Adjustment of Status Based on Marriage to a U.S. Citizen

Helping Clients Gain Green Cards After Marriage

Adjustment of Status
based on marriage

It is often said that love knows no bounds! But, when it comes to U.S. permanent residency (applying for a Green Card) and citizenship, the U.S. government does. Fortunately, the path toward permanent residency, and even citizenship, for immigrants who wish to unite and live in the U.S. with their U.S. citizen partners is very much possible.

If you are in a bona fide (genuine, real, or otherwise honest) relationship with a U.S. citizen or permanent resident, you can become a Green Card holder and gain status as a permanent resident in the U.S.

If you are the fiancé(e) of a U.S. citizen and you reside abroad, the first step is to gain entry into the U.S. on a K-1 visa—following the approval of Form I-129F.

Get help to increase your chances of receiving a Green Card through marriage with help
from attorney Alen Takhsh. Contact him online or call 877-762-1518 for more information.

Once the foreign national fiancé(e) is issued a K-1, the visa will remain valid for six (6) months from the date of issuance, with only one U.S. entry being permitted under the K-1 visa. The intending immigrant and the U.S. citizen spouse will have 90 days within which to get married.

The process slightly differs if you are the spouse of a U.S. citizen or Green Card holder, as you will gain entry into the U.S. on either a K-3 or an IR1 visa—following the approval of Form I-130.

K-3 visas can help existing spouses live together in the U.S. while waiting for Form I-130 to be approved—this is an ideal option for couples who do not want to remain separated while waiting for their case to be processed. A K-3 visa is valid for two years, and you are permitted as many as three entries into the U.S.

IR1 immigrant visas and the ensuing consular processing phase, on the other hand, require that the intending immigrant attend his or her interview abroad, with the Green Card arriving in the mail shortly after the intending immigrant’s entry into the U.S.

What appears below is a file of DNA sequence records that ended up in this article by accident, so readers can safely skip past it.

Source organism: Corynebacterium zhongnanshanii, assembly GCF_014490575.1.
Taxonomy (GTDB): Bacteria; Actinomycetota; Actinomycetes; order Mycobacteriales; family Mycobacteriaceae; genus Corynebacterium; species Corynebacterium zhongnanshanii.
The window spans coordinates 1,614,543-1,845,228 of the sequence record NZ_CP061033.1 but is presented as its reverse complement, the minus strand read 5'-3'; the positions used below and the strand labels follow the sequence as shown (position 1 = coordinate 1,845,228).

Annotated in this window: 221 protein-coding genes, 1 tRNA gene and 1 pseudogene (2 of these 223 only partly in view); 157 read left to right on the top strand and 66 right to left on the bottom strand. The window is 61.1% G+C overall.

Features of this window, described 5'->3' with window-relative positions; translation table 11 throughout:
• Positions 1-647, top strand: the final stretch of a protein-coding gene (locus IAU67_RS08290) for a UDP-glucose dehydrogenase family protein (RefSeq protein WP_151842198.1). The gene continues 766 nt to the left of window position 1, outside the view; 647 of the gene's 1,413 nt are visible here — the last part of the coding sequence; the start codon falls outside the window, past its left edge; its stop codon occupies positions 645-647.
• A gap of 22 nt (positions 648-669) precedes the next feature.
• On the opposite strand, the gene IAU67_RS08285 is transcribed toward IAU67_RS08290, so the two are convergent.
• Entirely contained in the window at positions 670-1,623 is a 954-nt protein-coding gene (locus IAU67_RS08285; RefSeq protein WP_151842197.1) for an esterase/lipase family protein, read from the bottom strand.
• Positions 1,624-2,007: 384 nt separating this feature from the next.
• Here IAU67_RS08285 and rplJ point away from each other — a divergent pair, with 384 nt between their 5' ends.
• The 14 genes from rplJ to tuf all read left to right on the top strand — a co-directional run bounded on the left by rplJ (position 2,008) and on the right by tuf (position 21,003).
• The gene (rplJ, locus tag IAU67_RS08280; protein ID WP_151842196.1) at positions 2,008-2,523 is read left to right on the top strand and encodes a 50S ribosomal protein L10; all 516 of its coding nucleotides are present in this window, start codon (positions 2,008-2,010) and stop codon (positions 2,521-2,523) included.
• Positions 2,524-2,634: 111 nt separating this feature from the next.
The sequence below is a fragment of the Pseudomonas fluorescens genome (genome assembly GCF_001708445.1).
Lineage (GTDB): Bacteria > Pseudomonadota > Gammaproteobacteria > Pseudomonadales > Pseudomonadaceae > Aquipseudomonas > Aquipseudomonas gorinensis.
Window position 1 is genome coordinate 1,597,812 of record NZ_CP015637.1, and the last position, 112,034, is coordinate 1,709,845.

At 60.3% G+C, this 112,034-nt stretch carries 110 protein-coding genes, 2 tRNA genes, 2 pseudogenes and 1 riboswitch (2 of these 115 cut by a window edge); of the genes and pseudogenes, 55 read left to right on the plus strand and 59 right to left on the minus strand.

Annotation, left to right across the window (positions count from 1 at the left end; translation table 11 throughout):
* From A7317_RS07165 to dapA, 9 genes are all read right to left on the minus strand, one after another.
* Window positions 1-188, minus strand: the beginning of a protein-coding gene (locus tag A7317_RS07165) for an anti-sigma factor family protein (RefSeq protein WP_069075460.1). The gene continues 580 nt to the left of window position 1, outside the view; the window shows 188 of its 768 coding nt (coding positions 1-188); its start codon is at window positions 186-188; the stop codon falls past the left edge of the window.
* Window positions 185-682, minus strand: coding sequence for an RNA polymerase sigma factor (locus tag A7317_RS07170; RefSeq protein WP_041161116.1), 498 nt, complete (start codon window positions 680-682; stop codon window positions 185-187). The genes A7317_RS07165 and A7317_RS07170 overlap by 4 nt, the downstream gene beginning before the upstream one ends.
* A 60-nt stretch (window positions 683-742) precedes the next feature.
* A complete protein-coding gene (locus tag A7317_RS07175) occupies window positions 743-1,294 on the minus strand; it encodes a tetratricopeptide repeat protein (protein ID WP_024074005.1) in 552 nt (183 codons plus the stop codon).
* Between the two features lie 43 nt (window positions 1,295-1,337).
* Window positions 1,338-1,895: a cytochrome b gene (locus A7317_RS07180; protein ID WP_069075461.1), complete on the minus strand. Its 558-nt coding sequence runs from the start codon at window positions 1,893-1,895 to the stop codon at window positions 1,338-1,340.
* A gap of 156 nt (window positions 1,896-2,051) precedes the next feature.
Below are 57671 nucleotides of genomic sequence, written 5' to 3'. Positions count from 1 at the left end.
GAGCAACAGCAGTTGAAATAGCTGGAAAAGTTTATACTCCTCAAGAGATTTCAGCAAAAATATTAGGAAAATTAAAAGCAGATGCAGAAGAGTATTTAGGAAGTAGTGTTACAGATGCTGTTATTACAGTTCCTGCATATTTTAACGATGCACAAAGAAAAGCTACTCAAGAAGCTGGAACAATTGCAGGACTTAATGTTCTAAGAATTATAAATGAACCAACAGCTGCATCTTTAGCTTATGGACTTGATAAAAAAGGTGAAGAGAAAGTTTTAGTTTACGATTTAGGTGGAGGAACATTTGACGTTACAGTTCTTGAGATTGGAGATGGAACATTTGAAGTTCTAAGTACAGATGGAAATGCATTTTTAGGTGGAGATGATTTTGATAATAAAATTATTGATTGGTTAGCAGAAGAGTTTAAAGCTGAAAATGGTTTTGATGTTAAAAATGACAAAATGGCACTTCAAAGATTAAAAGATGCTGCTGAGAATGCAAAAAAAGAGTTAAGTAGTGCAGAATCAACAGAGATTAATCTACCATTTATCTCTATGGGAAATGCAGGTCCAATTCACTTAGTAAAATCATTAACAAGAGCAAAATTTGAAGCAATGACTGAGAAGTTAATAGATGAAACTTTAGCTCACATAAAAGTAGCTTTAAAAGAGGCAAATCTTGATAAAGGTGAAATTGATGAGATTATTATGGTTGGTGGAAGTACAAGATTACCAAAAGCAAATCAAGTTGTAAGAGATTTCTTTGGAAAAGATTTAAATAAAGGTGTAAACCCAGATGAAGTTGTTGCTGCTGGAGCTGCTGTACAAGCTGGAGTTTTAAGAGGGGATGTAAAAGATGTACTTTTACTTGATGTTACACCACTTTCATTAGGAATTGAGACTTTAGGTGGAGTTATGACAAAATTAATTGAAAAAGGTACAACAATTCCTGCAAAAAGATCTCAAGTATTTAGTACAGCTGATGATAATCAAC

In either case, with the right immigration attorney by your side, you increase your chances of successfully obtaining permanent residency in the U.S. (Green Card).

What Are Some Common Inadmissibility Reasons?

There are a number of reasons you could be disqualified from receiving a Green Card, even if you meet its basic eligibility requirements. Some examples of otherwise-eligible Green Card applicants becoming inadmissible include:

  • Not marrying the U.S. citizen named on the K-1 visa application, even if the intending immigrant marries another U.S. citizen;
  • Not being inspected / admitted by a U.S. immigration officer (a/k/a Entry Without Inspection or EWI) – hence requiring a waiver;
  • Using the visa waiver program, which allows most citizens or nationals of participating countries to enter the U.S. for 90 days or less for tourism or business purposes without obtaining a visa, to pursue permanent residency; or
  • Submitting or having submitted false information / documents to any U.S. immigration official at any time.

Who Should File a Marriage-Based Adjustment of Status?

If you were born outside the United States, entered the U.S. by legal means with a valid visa or under the visa waiver program (but without preconceived intent to immigrate), married a U.S. citizen, and are residing in the U.S., you have the option of filing a marriage-based adjustment of status application in order to become a Green Card holder and secure U.S. permanent residency.